Web anonymizers can be beneficial in preventing employees from accessing specific Web sites while on your network. However, when employees use anonymizers, they become dangerous. Anonymizers can be misused to evade corporate firewalls, defeating your efforts to stop employees from accessing their personal email accounts and engaging in inappropriate – and sometimes illegal – Web surfing to pornography and gambling sites. In some cases, employees use anonymizers to
What are anonymizers?
An anonymizer is a proxy that hides a user's real IP address – in this case, your company's IP address – from the Internet. It is software installed on the client that creates a virtual proxy that links either with a proxy network or to a public proxy server. There are hundreds of public proxies listed on the Web, some of which anonymizers are tuned to call.
Many enterprises with heavy-duty firewalls use proxies to control traffic into and out of their network. The proxy is the gateway between the company's internal network and the Internet, and can be configured to block certain traffic, inappropriate Web sites or any activity the company deems malicious. As long as your users have Internet access, the anonymizer's request to a public proxy outside your network appears onyour Web logs as just another innocent request to a seemingly innocuous Web site. That makes it tricky to detect and block anonymizers on your network. So what can you do to find anonymizers and protect your network? Let's look at some options.
Web content filtering products, like Websense and Blue Coat, can be configured to detect users trying to download software, inappropriate or otherwise, and then tuned to block them. It's easy to tune any content blocker to watch for the two main anonymizer products: Anonymizer from Anonymizer, Inc. and Tor from the Electronic Freedom Frontier (EFF) Organization. But there are also dozens of other lesser-known, free products available on the Web that are harder to fingerprint and weed out. So, besides blocking content, you can detect them indirectly by reviewing intrusion detection system (IDS) logs for unusual traffic. This can point to malicious use of your network possibly caused by anonymizer use. A routine analysis could point to a desktop with an anonymizer installation.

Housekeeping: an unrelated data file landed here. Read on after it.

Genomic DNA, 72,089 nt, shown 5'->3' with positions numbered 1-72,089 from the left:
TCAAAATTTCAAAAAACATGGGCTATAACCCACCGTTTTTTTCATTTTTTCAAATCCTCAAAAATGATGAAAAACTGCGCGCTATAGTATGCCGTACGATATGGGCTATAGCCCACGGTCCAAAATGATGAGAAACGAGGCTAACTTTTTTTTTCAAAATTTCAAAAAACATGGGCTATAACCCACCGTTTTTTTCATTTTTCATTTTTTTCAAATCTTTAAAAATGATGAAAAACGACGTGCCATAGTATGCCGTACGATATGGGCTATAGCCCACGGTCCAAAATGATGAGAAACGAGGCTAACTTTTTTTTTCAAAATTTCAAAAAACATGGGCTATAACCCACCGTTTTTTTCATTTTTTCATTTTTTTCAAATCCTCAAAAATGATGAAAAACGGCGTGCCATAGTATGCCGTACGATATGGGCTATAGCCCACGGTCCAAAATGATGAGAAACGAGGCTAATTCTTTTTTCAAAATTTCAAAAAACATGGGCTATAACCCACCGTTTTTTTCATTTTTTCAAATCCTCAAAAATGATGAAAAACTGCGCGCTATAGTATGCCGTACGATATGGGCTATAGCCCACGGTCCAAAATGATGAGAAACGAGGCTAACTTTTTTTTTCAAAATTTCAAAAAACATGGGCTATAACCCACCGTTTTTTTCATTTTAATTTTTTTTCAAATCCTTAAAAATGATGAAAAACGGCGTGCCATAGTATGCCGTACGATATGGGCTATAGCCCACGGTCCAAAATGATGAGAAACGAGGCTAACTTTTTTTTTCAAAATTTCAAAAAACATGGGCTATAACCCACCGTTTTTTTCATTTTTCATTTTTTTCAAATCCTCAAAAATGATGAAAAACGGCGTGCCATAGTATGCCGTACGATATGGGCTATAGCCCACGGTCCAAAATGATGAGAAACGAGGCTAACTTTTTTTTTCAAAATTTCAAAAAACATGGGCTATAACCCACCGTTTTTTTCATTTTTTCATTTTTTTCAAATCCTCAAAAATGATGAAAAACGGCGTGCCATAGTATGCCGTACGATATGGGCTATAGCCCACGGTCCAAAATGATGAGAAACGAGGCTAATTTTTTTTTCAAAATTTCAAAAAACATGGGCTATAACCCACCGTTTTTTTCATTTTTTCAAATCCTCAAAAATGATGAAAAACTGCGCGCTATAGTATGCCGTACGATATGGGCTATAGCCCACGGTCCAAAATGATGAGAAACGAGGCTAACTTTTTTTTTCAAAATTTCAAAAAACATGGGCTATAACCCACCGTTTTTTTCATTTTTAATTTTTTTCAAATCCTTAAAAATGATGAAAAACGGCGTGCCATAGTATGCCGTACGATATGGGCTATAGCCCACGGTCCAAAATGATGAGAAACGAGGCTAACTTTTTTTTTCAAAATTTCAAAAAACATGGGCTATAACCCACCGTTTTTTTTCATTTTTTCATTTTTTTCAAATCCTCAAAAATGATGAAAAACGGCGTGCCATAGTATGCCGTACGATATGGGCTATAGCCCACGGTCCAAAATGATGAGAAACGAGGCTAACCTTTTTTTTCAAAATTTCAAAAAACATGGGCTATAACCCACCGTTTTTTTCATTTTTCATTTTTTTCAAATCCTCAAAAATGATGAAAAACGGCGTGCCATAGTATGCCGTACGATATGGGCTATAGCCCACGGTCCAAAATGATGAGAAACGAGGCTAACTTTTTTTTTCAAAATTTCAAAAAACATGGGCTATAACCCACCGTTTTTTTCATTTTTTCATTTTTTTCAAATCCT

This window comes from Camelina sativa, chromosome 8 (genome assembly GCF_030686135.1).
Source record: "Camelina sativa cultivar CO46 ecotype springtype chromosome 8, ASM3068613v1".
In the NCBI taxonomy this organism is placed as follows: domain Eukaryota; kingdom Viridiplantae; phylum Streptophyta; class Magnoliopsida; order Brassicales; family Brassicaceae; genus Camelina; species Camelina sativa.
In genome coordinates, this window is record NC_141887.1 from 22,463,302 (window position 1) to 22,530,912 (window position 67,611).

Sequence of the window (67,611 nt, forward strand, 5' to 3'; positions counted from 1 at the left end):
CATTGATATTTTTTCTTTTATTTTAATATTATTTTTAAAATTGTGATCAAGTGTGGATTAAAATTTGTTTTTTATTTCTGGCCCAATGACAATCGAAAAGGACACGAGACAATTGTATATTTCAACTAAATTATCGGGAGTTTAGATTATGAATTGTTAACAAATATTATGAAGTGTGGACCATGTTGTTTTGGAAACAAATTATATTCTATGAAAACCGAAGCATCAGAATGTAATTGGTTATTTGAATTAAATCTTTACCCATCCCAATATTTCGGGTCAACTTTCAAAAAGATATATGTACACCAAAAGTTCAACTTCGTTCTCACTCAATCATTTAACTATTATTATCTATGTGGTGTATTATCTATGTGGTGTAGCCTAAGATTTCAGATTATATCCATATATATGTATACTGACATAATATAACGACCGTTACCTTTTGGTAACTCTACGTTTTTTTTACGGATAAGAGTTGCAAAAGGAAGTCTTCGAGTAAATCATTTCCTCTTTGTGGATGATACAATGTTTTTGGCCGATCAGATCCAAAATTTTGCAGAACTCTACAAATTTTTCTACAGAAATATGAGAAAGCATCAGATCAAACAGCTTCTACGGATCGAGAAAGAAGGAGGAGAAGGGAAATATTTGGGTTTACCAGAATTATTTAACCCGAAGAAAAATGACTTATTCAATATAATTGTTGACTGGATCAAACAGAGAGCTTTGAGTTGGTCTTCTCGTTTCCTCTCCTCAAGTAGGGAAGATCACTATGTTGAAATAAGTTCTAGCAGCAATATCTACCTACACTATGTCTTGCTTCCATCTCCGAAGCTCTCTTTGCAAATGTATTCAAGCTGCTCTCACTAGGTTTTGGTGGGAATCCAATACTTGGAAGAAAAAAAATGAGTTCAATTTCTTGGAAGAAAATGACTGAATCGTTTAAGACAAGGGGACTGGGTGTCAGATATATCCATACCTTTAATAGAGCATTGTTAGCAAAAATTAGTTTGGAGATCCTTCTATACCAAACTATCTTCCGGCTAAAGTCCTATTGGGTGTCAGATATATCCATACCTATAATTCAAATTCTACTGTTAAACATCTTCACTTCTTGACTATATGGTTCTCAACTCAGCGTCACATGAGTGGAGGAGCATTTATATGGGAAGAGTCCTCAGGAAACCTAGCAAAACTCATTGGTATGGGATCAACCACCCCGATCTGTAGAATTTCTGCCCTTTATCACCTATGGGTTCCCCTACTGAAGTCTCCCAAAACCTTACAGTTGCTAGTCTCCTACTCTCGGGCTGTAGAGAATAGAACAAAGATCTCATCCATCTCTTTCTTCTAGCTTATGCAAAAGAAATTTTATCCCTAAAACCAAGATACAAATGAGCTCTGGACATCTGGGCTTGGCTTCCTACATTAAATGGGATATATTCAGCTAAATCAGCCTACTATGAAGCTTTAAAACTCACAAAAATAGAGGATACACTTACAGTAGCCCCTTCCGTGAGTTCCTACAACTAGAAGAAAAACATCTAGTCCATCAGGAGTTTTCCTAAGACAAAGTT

As for preventing their use, with careful planning, you can block elusive anonymizers from causing trouble on your network. The following are some steps, short of the draconian measure of stripping Internet access from all your employees:
- Make sure you have a clear policy that prohibits employees from downloading software of any kind on their desktop without the express written permission of your information security department. A blanket policy for blocking malware and spyware, in general, also covers anonymizers, without specifically saying so.
- Policies only go so far and are easy to circumvent. Therefore, it's also important to block the downloading of software at your firewalls. This should be the rule for most employees, with limited exceptions only for IT staff and other individuals cleared by the information security department. Even then, firewall rules that allow downloads should be tightly restricted to prevent ordinary users from easily going around them.
- Block the IP addresses for downloading Anonymizer and Tor, and their proxies. For other products, get up-to-date lists of public proxies used by anonymizers. These lists are available on the Web from anonymizer providers, and you can blacklist them on your routers, gateways or other content blocking software your company uses. This can be a big job since there are hundreds, possibly thousands, of public proxies advertised on the Web by anonymizers.
About the author
Joel Dubin, CISSP, is an independent computer security consultant in Chicago. He is a Microsoft MVP, specializing in Web and application security, and the author of The Little Black Book of Computer Security available from Amazon. As an expert for SearchSecurity.com, Joel is available to answer your questions on identity and access management.
This was first published in June 2006